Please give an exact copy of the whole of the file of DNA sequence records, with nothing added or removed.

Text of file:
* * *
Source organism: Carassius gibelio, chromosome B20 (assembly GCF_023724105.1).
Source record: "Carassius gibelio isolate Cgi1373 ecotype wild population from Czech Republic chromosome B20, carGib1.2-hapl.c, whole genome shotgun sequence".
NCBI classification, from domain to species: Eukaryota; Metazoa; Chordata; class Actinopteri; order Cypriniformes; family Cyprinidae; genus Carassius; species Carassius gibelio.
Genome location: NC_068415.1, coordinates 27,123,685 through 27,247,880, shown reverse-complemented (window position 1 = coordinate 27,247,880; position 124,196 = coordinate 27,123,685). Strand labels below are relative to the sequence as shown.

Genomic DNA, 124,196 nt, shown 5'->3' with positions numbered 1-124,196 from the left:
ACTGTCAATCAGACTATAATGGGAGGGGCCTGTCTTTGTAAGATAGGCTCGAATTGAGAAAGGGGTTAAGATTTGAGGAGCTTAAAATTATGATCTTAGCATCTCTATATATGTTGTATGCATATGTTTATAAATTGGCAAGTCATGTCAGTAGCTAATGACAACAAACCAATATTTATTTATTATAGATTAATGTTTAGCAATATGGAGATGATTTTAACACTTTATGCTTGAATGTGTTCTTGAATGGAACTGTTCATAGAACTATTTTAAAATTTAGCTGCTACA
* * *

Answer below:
Source organism: Carassius gibelio, chromosome B20 (assembly GCF_023724105.1).
Source record: "Carassius gibelio isolate Cgi1373 ecotype wild population from Czech Republic chromosome B20, carGib1.2-hapl.c, whole genome shotgun sequence".
NCBI classification, from domain to species: Eukaryota; Metazoa; Chordata; class Actinopteri; order Cypriniformes; family Cyprinidae; genus Carassius; species Carassius gibelio.
Genome location: NC_068415.1, coordinates 27,123,685 through 27,247,880, shown reverse-complemented (window position 1 = coordinate 27,247,880; position 124,196 = coordinate 27,123,685). Strand labels below are relative to the sequence as shown.

Genomic DNA, 124,196 nt, shown 5'->3' with positions numbered 1-124,196 from the left:
ACTGTCAATCAGACTATAATGGGAGGGGCCTGTCTTTGTAAGATAGGCTCGAATTGAGAAAGGGGTTAAGATTTGAGGAGCTTAAAATTATGATCTTAGCATCTCTATATATGTTGTATGCATATGTTTATAAATTGGCAAGTCATGTCAGTAGCTAATGACAACAAACCAATATTTATTTATTATAGATTAATGTTTAGCAATATGGAGATGATTTTAACACTTTATGCTTGAATGTGTTCTTGAATGGAACTGTTCATAGAACTATTTTAAAATTTAGCTGCTACA